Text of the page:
Scott has held some of
the most prominent positions in the art world. He served as the
Director of the National Collection of Fine Arts from 1964-1969
where he initiated discussions which led to the Smithsonian Institution’s
acquiring the Cooper Hewitt Museum of Design in New York and the
founding of the Renwick Gallery devoted to American crafts and design.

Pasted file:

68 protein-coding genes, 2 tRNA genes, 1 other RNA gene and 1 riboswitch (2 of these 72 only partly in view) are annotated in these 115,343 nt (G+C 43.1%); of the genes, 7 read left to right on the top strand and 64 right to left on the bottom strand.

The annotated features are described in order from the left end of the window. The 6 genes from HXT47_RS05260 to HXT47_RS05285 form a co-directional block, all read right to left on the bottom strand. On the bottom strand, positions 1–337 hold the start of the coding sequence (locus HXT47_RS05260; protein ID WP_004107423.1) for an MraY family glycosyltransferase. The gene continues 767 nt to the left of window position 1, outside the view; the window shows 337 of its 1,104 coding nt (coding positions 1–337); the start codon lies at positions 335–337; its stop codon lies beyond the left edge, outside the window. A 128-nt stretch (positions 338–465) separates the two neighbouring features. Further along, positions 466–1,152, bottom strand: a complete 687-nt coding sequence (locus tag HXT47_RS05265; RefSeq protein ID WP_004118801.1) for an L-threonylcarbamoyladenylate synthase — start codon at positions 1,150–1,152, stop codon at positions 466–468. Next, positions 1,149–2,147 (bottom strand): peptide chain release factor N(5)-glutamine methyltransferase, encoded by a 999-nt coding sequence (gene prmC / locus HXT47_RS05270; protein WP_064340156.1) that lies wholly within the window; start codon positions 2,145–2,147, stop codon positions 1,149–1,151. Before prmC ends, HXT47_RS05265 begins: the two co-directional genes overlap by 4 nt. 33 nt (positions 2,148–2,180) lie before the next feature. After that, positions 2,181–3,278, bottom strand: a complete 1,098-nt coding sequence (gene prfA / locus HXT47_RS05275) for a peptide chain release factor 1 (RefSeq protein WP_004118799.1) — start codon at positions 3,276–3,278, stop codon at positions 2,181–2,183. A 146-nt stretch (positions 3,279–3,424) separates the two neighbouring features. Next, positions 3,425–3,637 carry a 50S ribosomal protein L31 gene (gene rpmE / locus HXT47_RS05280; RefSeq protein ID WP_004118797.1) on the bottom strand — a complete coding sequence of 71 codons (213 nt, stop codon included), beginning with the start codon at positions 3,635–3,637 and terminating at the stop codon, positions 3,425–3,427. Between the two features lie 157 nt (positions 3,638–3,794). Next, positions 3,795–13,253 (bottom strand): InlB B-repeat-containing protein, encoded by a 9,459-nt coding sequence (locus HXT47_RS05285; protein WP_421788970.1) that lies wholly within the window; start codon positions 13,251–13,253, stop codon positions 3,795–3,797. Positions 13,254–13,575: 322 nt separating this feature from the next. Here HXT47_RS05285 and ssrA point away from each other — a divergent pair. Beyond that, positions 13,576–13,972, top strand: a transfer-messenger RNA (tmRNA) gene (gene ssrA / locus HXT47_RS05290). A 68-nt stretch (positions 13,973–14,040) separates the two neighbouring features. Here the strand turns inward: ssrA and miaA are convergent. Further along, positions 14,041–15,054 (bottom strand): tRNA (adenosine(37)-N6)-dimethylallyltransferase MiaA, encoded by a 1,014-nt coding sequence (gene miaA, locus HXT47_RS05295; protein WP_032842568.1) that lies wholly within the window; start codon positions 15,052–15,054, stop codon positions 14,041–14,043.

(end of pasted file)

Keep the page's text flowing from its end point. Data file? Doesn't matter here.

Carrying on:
He also helped to launch the Arts Embassies Program, created two
displays of contemporary American art at the White House, and expanded
the collections and archives of the National Collection, all the
while planning for that museum’s move to a new home. In 1969
Scott coordinated the National Gallery with the completion of the
East Building which opened in 1978, hailed as one of the most architecturally
distinctive buildings on the Mall. Before his retirement in 1984,
over two-thirds of the National Gallery’s million square feet
had passed through his office for programming and design review.